To write an effective prompt, Dougherty (2012) says to, “align your demands to the common core state standards or your state standards by adopting key words and phrases in your prompts” (p. 45), so I can put the demands and qualities copied from the standards right into my prompt, which could look like this, "We’ve been discussing the strengths of and problems for people living in Chicago today. Imagine that a fictional character from any of our readings this year was suddenly transported to Chicago. How would they interact with our problems? Could they solve any of them? How? Would they even want to? Why? Write a fictional story about your chosen character, describing in depth how they deal with a Chicago problem. Draw on details from the character’s text to develop a clear beginning, middle, and end to your story. The narrative should be between two and and three pages long." Here, we can see how the standards echo through the prompt to communicate to both teacher and student the level of rigor expected.
Rigor is then elaborated in an assignment’s rubric. As Dougherty (2012) puts it, “when you write the rubric, you further clarify qualities by using language that partners with demands” (p. 30). If we imagined the above assignment, the top line of the rubric might look like this:
By echoing the language used in the standards I will know I am on the right course, or as Doughtery (2012) says, “the confluence of demands and qualities embedded in an assignment establishes its rigor, and at best ensures that an assignment isn't too easy, too hard, redundant or off-standard” (p. 44).
Dougherty (2012) also emphasizes that we can change the level of rigor in our assignments, and that sometimes it’s best to alternate between very rigorous and less rigorous assignments to “establish control over the pace and effort involved in the student learning process” (p. 31). If I knew my class’s interest was piqued in a topic or skill, I might make sure the assignment associated with it was more highly rigorous, for example, to take advantage of my students’ enthusiasm. Dougherty (2012) suggests some ways to delineate a higher- from a lower-rigor assignment. A higher-rigor assignment “ask[s] ‘why,’ for example, rather than ‘what’” (Dougherty, 2012, p. 46), and its qualities “[involve] both linguistic and cognitive fluency; [demonstrate] nuanced understandings, insightfulness, and reflection; and [show] a deep regard for a topic or issue” (Dougherty, 2012, p. 46). One particularly useful way to delineate higher- from lower-rigor assignments is laid out in Terry Roberts’ concept of “thinking modes.” According to him, basic thinking modes include causation, transformation, classification, and qualification, while complex thinking modes include problem-solving, decision making, critical thinking, and creative thinking (as cited in Dougherty, 2012, p. 44). A more rigorous assignment might make use of the complex thinking modes, while a less rigorous one might engage more basic thinking modes--to be used if the students need a particularly complex set of skills reinforced or just need a breather (Doughtery, 2012). I would argue the prompt and rubric written above represent a highly rigorous assignment as it asks to write an original narrative (creative thinking), asks into motivations of a character (‘why’ over ‘what’ thinking), asks how a problem could be addressed (problem-solving), and sets high expectations for student writing ability (involve linguistic and cognitive fluency). If there was less interest in the subject at hand, I might lessen the rigor for this particular assignment and, in this case, ask for an essay about their characters instead of a narrative, and perhaps focus on only one standard. If that were the case, I’d save my higher-rigor assignments for another topic. In any case, I’d be sure to think carefully about the level of rigor being asked of my students.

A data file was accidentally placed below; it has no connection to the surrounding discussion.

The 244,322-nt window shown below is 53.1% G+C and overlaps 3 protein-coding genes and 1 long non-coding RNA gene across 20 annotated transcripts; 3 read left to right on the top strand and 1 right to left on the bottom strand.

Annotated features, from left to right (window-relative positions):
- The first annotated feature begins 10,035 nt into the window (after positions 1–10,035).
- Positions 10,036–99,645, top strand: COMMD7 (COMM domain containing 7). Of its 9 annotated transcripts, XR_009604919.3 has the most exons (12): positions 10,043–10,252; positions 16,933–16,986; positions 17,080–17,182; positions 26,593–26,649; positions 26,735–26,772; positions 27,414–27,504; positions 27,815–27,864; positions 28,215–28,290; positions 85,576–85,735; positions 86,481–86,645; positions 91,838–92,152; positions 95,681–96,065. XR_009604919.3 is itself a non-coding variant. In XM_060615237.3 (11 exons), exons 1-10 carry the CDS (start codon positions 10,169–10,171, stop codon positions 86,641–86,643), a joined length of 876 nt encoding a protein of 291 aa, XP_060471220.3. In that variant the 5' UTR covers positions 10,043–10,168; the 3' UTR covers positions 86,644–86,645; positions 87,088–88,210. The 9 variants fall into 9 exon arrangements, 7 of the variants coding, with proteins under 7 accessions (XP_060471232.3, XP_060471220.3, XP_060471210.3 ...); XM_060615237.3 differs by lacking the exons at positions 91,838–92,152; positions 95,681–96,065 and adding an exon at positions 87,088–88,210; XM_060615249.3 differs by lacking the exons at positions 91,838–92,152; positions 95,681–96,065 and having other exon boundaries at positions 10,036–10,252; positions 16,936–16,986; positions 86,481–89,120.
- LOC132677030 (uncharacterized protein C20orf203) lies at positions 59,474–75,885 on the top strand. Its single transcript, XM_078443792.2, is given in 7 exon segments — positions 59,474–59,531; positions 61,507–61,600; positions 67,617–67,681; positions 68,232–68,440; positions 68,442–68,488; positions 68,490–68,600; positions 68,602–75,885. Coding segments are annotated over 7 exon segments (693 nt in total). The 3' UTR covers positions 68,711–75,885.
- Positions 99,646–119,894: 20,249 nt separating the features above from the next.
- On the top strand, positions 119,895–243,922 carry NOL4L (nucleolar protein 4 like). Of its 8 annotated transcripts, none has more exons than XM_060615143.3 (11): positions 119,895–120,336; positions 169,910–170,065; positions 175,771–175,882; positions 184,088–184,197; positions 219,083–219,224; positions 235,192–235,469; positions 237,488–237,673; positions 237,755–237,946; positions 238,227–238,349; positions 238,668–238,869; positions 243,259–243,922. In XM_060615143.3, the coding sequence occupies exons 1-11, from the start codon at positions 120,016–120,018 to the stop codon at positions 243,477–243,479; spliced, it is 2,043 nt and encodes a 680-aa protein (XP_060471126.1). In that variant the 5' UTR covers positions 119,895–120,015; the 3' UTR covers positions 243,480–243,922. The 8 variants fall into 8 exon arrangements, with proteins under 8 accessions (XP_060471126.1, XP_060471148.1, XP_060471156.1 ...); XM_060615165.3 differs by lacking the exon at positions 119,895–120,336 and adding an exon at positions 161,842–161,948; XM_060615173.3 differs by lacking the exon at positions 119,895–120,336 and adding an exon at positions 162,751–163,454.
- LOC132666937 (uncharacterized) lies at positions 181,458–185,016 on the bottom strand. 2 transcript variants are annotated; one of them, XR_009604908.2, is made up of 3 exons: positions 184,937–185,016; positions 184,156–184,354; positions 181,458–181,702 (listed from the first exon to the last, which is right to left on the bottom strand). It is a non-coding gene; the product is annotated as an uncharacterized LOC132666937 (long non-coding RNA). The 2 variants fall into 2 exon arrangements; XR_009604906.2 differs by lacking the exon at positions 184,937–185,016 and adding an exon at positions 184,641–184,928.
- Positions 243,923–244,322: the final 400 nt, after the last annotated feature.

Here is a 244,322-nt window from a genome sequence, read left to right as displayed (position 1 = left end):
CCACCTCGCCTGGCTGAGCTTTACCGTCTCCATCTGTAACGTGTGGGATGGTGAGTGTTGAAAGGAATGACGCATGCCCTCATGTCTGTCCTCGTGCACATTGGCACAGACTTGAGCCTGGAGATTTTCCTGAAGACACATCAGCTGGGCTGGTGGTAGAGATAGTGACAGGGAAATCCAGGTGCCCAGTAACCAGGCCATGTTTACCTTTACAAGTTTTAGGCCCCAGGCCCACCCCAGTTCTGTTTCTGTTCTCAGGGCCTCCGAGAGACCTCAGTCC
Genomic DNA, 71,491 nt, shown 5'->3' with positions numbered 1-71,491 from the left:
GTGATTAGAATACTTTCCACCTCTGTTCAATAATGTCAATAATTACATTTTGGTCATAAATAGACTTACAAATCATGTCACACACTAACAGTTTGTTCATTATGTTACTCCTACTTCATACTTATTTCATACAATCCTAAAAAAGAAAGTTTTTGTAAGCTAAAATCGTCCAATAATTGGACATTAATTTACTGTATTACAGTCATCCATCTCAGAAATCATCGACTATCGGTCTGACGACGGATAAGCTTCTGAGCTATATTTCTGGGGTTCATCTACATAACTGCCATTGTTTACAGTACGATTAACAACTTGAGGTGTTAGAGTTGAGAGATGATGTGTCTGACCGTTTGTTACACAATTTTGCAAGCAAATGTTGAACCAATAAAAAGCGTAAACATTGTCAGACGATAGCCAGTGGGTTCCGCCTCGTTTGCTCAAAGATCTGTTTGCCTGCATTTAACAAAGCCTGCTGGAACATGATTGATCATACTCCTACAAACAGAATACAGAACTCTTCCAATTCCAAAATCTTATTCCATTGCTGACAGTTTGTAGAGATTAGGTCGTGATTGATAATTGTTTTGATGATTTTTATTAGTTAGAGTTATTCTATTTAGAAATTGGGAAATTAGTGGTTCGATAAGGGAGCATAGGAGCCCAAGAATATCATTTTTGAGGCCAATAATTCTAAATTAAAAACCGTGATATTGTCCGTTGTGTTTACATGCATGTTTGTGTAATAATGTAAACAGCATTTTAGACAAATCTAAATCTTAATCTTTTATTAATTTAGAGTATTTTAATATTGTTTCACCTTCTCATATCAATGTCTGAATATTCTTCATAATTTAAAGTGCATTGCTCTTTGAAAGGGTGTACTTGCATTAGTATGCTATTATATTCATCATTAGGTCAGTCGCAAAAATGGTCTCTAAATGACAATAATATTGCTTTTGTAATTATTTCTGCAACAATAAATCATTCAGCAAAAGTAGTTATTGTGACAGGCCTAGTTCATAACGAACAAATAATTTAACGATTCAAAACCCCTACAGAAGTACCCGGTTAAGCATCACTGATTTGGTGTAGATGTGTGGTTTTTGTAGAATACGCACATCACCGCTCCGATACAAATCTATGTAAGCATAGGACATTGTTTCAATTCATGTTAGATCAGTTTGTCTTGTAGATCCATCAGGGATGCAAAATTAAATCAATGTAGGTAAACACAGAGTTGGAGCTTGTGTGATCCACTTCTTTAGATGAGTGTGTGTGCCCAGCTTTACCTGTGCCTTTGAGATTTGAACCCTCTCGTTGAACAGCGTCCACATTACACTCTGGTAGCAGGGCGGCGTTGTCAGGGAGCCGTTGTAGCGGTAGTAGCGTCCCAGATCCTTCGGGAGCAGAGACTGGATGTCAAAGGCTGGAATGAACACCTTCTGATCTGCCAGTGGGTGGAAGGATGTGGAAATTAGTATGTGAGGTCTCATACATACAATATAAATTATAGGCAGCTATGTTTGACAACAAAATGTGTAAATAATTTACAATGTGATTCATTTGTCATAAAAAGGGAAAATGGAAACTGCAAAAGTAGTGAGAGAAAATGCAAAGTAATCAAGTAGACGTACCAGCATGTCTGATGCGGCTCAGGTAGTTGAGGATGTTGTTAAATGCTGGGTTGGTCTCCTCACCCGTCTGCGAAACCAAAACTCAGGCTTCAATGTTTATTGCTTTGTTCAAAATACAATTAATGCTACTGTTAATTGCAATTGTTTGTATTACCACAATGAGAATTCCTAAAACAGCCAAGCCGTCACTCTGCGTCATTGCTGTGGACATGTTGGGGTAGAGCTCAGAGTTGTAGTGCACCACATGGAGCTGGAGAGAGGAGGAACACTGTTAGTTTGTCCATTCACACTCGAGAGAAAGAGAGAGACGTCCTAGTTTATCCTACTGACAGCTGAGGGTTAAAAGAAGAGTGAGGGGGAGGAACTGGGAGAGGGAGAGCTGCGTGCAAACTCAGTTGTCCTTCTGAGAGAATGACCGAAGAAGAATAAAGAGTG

When I approached education as an elementary student, I often struggled with overly complex or vaguely-explained assignments, and it frustrated and confounded me. Invisible expectations make work a misery. As a teacher, I hope to inspire my students to do their best work by maintaining and, more importantly, communicating high expectations for them in the form of rigor-infused assignments.
Dougherty, E. (2012). Assignments matter. Alexandria, VA: ASCD.
Andrew is a teacher, teaching artist, and storyteller in Chicago, IL